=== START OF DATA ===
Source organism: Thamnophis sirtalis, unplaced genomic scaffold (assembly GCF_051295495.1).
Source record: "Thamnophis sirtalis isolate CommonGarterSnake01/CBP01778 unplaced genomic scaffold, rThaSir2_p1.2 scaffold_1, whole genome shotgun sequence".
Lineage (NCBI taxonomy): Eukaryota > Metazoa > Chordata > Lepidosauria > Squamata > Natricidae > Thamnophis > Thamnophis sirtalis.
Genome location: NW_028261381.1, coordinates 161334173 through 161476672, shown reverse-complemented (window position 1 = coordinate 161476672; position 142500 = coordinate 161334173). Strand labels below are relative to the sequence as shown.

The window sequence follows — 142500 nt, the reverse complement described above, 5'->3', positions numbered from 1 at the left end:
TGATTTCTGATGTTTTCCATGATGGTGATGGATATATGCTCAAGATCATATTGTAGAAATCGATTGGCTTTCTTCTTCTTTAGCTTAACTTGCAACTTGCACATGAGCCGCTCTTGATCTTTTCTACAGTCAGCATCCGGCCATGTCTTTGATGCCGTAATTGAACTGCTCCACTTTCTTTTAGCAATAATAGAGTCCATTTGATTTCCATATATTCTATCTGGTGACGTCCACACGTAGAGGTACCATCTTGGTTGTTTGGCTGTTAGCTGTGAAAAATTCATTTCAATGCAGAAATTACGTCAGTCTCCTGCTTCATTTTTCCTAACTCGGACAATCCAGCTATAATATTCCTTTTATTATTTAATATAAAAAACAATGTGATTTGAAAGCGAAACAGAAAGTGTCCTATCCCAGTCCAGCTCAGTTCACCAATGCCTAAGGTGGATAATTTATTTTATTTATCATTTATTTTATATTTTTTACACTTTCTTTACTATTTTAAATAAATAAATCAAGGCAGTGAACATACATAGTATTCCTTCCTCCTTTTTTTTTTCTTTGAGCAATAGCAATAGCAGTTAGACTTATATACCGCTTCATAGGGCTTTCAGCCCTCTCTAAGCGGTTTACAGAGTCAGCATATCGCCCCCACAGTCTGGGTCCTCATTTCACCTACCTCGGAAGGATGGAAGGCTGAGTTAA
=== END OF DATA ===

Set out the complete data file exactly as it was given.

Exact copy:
Source organism: Thamnophis sirtalis, unplaced genomic scaffold (assembly GCF_051295495.1).
Source record: "Thamnophis sirtalis isolate CommonGarterSnake01/CBP01778 unplaced genomic scaffold, rThaSir2_p1.2 scaffold_1, whole genome shotgun sequence".
Lineage (NCBI taxonomy): Eukaryota > Metazoa > Chordata > Lepidosauria > Squamata > Natricidae > Thamnophis > Thamnophis sirtalis.
Genome location: NW_028261381.1, coordinates 161334173 through 161476672, shown reverse-complemented (window position 1 = coordinate 161476672; position 142500 = coordinate 161334173). Strand labels below are relative to the sequence as shown.

The window sequence follows — 142500 nt, the reverse complement described above, 5'->3', positions numbered from 1 at the left end:
TGATTTCTGATGTTTTCCATGATGGTGATGGATATATGCTCAAGATCATATTGTAGAAATCGATTGGCTTTCTTCTTCTTTAGCTTAACTTGCAACTTGCACATGAGCCGCTCTTGATCTTTTCTACAGTCAGCATCCGGCCATGTCTTTGATGCCGTAATTGAACTGCTCCACTTTCTTTTAGCAATAATAGAGTCCATTTGATTTCCATATATTCTATCTGGTGACGTCCACACGTAGAGGTACCATCTTGGTTGTTTGGCTGTTAGCTGTGAAAAATTCATTTCAATGCAGAAATTACGTCAGTCTCCTGCTTCATTTTTCCTAACTCGGACAATCCAGCTATAATATTCCTTTTATTATTTAATATAAAAAACAATGTGATTTGAAAGCGAAACAGAAAGTGTCCTATCCCAGTCCAGCTCAGTTCACCAATGCCTAAGGTGGATAATTTATTTTATTTATCATTTATTTTATATTTTTTACACTTTCTTTACTATTTTAAATAAATAAATCAAGGCAGTGAACATACATAGTATTCCTTCCTCCTTTTTTTTTTCTTTGAGCAATAGCAATAGCAGTTAGACTTATATACCGCTTCATAGGGCTTTCAGCCCTCTCTAAGCGGTTTACAGAGTCAGCATATCGCCCCCACAGTCTGGGTCCTCATTTCACCTACCTCGGAAGGATGGAAGGCTGAGTTAA